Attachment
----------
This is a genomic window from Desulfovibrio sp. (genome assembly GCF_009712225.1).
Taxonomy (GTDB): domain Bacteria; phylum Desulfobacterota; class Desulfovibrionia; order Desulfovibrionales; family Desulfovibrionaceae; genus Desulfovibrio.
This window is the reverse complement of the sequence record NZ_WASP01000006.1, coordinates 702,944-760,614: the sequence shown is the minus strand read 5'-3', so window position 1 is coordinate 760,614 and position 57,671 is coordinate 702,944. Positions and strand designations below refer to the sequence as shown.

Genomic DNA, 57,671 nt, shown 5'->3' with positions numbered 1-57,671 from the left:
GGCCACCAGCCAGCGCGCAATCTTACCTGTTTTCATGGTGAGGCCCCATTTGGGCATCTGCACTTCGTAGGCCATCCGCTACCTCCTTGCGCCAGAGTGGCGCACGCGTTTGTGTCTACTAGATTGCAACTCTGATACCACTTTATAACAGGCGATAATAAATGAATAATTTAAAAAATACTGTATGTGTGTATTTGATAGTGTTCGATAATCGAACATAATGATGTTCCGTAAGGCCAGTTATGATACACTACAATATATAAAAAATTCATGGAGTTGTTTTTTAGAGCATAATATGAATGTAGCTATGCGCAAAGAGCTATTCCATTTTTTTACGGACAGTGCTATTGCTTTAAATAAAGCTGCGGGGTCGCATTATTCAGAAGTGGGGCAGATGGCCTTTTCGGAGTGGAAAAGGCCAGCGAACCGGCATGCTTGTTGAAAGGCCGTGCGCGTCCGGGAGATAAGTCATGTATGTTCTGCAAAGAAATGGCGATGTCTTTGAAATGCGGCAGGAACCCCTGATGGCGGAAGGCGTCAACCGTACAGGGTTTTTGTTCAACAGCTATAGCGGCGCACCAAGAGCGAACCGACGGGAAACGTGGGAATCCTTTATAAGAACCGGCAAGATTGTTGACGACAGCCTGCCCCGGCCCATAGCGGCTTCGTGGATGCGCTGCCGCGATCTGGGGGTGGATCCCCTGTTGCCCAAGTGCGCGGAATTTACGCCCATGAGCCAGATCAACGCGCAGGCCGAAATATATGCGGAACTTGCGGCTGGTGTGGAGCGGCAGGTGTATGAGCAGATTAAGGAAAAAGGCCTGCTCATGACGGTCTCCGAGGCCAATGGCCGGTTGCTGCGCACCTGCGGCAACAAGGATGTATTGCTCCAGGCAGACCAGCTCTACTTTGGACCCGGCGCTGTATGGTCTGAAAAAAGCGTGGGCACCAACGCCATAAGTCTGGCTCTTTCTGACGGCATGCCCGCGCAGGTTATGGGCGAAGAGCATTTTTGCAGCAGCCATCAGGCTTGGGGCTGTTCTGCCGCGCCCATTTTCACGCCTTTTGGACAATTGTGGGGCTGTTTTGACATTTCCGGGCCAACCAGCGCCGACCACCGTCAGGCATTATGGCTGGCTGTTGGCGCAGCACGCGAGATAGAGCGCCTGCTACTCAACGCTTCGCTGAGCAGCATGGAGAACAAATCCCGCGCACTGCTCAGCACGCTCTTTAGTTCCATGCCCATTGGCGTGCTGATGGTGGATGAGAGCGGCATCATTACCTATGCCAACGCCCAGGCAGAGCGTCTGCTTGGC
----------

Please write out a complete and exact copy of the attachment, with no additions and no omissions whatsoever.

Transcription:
This is a genomic window from Desulfovibrio sp. (genome assembly GCF_009712225.1).
Taxonomy (GTDB): domain Bacteria; phylum Desulfobacterota; class Desulfovibrionia; order Desulfovibrionales; family Desulfovibrionaceae; genus Desulfovibrio.
This window is the reverse complement of the sequence record NZ_WASP01000006.1, coordinates 702,944-760,614: the sequence shown is the minus strand read 5'-3', so window position 1 is coordinate 760,614 and position 57,671 is coordinate 702,944. Positions and strand designations below refer to the sequence as shown.

Genomic DNA, 57,671 nt, shown 5'->3' with positions numbered 1-57,671 from the left:
GGCCACCAGCCAGCGCGCAATCTTACCTGTTTTCATGGTGAGGCCCCATTTGGGCATCTGCACTTCGTAGGCCATCCGCTACCTCCTTGCGCCAGAGTGGCGCACGCGTTTGTGTCTACTAGATTGCAACTCTGATACCACTTTATAACAGGCGATAATAAATGAATAATTTAAAAAATACTGTATGTGTGTATTTGATAGTGTTCGATAATCGAACATAATGATGTTCCGTAAGGCCAGTTATGATACACTACAATATATAAAAAATTCATGGAGTTGTTTTTTAGAGCATAATATGAATGTAGCTATGCGCAAAGAGCTATTCCATTTTTTTACGGACAGTGCTATTGCTTTAAATAAAGCTGCGGGGTCGCATTATTCAGAAGTGGGGCAGATGGCCTTTTCGGAGTGGAAAAGGCCAGCGAACCGGCATGCTTGTTGAAAGGCCGTGCGCGTCCGGGAGATAAGTCATGTATGTTCTGCAAAGAAATGGCGATGTCTTTGAAATGCGGCAGGAACCCCTGATGGCGGAAGGCGTCAACCGTACAGGGTTTTTGTTCAACAGCTATAGCGGCGCACCAAGAGCGAACCGACGGGAAACGTGGGAATCCTTTATAAGAACCGGCAAGATTGTTGACGACAGCCTGCCCCGGCCCATAGCGGCTTCGTGGATGCGCTGCCGCGATCTGGGGGTGGATCCCCTGTTGCCCAAGTGCGCGGAATTTACGCCCATGAGCCAGATCAACGCGCAGGCCGAAATATATGCGGAACTTGCGGCTGGTGTGGAGCGGCAGGTGTATGAGCAGATTAAGGAAAAAGGCCTGCTCATGACGGTCTCCGAGGCCAATGGCCGGTTGCTGCGCACCTGCGGCAACAAGGATGTATTGCTCCAGGCAGACCAGCTCTACTTTGGACCCGGCGCTGTATGGTCTGAAAAAAGCGTGGGCACCAACGCCATAAGTCTGGCTCTTTCTGACGGCATGCCCGCGCAGGTTATGGGCGAAGAGCATTTTTGCAGCAGCCATCAGGCTTGGGGCTGTTCTGCCGCGCCCATTTTCACGCCTTTTGGACAATTGTGGGGCTGTTTTGACATTTCCGGGCCAACCAGCGCCGACCACCGTCAGGCATTATGGCTGGCTGTTGGCGCAGCACGCGAGATAGAGCGCCTGCTACTCAACGCTTCGCTGAGCAGCATGGAGAACAAATCCCGCGCACTGCTCAGCACGCTCTTTAGTTCCATGCCCATTGGCGTGCTGATGGTGGATGAGAGCGGCATCATTACCTATGCCAACGCCCAGGCAGAGCGTCTGCTTGGC